With only 420 yards, he’ll leap his WSU mentor, Connor Halliday. With 2,713, he’ll move past Sean Mannion and become the Pac-12’s all-time leader. With 4,144 passing yards – he had 4,468 last season and 4,500-plus the year before, just to show how manageable it is – Falk will join only five other players in the history of the college game who’ve thrown for 15,000 yards or more.

That’s not why he’s back for another round, though. Falk didn’t put the NFL draft on hold and elect to return to school because he values any of these records he’ll likely squash, but rather because “it just felt right,” he said, “and once I have that feeling, I just go with my gut.”

“I never looked back.”

Conference of QBs

Not that he minds giving up a headline or two, but Falk will have to share some of his spotlight with three other elite gunslingers out west this season. It’s by no means the inaugural Year of the Quarterback in the Pac-12, but the left coast is especially littered with talent in 2017. Down south, the headliners are USC’s Sam Darnold and UCLA’s Josh Rosen, while UW’s Jake Browning and WSU’s Falk battle for supremacy up north.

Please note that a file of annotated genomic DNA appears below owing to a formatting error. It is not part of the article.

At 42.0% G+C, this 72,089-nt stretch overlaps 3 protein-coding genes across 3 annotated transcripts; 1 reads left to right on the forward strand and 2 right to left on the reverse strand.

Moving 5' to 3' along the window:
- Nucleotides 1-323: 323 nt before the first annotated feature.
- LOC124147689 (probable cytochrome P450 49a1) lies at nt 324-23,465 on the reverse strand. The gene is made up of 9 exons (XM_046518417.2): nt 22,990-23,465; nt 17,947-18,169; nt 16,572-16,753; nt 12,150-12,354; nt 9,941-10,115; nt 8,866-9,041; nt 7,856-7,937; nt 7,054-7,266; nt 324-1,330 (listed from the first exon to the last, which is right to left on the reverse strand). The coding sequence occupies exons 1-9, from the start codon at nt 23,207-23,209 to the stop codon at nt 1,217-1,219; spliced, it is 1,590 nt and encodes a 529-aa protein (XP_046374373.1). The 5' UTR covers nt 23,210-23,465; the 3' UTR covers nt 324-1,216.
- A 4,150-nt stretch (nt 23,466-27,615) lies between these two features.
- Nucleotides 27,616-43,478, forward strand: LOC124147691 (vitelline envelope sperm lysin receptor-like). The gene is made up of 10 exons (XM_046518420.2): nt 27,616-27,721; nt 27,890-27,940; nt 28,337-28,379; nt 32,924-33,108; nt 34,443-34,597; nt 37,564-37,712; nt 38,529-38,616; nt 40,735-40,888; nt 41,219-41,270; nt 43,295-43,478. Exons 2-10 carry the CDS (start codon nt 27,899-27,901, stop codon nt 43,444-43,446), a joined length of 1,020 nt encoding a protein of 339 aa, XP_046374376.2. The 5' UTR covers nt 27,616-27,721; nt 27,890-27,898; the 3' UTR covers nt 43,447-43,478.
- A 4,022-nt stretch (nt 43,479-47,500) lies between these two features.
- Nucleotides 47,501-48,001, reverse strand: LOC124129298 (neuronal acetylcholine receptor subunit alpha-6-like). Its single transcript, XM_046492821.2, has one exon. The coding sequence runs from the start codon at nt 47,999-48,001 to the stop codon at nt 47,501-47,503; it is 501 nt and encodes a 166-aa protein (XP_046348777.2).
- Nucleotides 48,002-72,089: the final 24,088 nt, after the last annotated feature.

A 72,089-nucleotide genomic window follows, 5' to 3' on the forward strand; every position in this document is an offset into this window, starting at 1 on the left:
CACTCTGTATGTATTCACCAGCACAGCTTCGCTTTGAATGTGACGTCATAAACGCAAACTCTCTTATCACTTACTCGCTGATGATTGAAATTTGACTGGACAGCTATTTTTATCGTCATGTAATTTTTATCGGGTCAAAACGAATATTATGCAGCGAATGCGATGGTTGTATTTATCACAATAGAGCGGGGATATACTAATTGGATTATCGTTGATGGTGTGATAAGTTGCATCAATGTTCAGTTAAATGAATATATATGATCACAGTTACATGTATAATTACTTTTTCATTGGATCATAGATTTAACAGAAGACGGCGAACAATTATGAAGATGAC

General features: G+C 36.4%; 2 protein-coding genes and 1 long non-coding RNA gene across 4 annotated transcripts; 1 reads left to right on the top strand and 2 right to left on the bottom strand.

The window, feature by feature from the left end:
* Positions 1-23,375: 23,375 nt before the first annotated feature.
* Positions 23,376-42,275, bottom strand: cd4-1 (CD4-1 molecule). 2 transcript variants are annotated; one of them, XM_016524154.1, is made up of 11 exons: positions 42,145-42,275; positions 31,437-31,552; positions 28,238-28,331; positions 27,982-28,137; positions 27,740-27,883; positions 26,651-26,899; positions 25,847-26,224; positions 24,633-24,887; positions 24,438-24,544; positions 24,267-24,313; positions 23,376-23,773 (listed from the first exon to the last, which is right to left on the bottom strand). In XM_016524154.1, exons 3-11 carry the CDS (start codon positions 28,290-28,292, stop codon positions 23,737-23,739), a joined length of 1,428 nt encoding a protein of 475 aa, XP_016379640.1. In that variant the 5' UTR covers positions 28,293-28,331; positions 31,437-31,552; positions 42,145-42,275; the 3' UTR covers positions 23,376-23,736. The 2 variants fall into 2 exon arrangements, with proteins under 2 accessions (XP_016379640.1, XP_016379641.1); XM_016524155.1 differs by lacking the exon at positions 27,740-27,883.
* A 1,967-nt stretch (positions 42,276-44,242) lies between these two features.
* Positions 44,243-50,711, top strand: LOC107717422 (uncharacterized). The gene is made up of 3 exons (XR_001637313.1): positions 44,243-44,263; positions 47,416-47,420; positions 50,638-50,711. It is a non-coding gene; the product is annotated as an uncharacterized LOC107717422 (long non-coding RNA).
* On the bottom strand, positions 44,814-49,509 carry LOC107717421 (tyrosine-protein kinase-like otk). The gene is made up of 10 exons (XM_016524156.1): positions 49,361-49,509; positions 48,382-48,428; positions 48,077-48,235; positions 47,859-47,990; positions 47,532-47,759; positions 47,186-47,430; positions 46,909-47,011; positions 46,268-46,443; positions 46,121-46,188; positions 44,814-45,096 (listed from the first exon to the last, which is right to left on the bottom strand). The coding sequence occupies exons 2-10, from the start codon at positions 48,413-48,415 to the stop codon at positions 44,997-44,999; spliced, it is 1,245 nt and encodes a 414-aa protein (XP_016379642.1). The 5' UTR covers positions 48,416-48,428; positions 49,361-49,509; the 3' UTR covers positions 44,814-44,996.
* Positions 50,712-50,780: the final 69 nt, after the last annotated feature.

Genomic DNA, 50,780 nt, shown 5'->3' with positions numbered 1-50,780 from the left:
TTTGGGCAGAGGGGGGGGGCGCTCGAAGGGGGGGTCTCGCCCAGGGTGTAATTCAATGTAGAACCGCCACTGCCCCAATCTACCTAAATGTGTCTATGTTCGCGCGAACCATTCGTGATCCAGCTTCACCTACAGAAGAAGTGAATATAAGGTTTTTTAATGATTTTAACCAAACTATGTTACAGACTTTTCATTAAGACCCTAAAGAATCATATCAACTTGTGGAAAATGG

All four have glowing golden arms that will someday yield NFL paychecks, but at least one slightly biased party in Pullman thinks his guy is a notch above the other three. And the numbers back that up.

“Statistically at this point, he’s better,” Cougar coach Mike Leach said. “I think that’s indisputable.”

Of that quartet, Falk was the leader in attempts (633), completions (433) and yards (4,468) last season, but more impressive than the raw numbers was the precision. Falk tried more passes than anyone in the country, but only one other quarterback – Oklahoma stud Baker Mayfield – hit them at a higher completion percentage. Mayfield’s clip was 71 percent, Falk’s was 70.